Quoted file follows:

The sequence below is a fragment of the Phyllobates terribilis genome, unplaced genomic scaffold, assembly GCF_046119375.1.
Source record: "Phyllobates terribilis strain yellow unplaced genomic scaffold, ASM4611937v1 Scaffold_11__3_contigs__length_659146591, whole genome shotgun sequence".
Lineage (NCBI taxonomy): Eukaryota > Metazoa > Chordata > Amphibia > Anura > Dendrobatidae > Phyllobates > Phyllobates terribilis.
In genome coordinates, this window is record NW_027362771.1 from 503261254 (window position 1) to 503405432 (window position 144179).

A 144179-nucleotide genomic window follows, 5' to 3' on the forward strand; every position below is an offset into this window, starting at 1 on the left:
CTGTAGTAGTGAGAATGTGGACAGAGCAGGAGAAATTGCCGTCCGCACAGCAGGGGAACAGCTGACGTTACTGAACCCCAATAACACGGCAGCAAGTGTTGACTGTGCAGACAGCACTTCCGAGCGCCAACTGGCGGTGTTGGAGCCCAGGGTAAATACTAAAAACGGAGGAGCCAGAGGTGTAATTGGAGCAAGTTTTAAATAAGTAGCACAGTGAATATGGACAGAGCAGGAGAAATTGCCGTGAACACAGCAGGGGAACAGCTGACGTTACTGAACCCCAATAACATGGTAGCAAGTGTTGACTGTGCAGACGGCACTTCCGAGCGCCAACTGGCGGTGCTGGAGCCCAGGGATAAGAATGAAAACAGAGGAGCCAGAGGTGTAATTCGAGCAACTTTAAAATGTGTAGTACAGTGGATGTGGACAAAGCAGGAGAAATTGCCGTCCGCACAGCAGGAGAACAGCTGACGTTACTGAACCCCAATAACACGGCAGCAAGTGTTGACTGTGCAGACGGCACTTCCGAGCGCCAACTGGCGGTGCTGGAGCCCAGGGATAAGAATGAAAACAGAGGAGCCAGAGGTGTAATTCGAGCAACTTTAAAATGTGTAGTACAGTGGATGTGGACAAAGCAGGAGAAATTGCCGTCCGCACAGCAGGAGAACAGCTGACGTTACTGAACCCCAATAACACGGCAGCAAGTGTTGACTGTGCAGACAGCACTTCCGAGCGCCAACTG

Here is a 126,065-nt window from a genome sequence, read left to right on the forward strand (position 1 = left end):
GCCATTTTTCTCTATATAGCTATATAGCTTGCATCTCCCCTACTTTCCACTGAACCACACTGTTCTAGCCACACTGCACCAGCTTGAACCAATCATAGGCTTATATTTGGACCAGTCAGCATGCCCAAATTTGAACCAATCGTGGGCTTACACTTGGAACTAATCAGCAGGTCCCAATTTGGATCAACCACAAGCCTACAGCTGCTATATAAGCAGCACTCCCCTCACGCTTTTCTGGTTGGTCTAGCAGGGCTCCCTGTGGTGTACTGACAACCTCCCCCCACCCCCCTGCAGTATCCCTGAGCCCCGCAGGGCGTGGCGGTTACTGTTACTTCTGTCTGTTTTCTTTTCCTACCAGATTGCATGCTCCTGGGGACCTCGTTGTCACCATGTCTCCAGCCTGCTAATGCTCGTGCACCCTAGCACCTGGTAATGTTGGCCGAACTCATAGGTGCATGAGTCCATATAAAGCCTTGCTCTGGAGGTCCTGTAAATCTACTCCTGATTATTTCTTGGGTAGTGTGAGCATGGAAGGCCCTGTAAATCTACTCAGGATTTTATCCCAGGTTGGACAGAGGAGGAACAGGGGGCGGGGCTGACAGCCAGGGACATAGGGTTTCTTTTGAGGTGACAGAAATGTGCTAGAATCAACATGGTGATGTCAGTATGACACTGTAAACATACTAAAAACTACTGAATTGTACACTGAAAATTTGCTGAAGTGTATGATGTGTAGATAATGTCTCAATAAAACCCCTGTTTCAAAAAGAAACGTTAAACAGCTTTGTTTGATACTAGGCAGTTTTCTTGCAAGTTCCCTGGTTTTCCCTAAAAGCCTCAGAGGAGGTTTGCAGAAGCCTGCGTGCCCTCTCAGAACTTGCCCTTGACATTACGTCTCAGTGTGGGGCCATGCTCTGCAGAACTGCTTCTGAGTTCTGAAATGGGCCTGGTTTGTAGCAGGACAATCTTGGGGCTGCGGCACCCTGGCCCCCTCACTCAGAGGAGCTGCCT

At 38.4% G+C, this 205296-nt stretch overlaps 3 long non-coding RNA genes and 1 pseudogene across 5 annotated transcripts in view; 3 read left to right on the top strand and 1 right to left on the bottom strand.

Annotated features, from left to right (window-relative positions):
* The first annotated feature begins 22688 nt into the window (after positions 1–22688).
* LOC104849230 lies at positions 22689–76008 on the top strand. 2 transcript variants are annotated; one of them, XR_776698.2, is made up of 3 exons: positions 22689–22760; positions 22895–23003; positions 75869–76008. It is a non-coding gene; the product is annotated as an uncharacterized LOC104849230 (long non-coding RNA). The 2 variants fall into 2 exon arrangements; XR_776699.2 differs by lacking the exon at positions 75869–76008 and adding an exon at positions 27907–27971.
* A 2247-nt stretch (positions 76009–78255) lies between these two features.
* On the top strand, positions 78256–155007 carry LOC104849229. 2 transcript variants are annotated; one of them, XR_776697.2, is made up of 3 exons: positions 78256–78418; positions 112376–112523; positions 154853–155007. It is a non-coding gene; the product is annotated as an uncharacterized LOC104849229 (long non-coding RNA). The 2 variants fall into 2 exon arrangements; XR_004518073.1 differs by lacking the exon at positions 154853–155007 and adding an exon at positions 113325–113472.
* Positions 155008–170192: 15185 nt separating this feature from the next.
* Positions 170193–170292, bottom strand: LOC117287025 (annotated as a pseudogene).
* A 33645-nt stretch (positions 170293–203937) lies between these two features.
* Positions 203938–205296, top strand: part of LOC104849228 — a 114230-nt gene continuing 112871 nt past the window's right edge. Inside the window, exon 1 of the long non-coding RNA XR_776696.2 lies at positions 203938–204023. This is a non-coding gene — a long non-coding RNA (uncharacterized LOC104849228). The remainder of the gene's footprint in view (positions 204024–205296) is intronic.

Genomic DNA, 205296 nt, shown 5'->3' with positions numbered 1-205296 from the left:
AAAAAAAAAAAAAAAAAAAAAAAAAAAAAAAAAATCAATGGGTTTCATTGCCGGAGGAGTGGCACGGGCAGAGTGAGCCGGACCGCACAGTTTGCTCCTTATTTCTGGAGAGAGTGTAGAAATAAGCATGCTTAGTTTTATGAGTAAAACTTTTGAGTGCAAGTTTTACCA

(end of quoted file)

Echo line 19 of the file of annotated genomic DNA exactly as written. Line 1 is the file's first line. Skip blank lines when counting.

Genomic DNA, 205296 nt, shown 5'->3' with positions numbered 1-205296 from the left: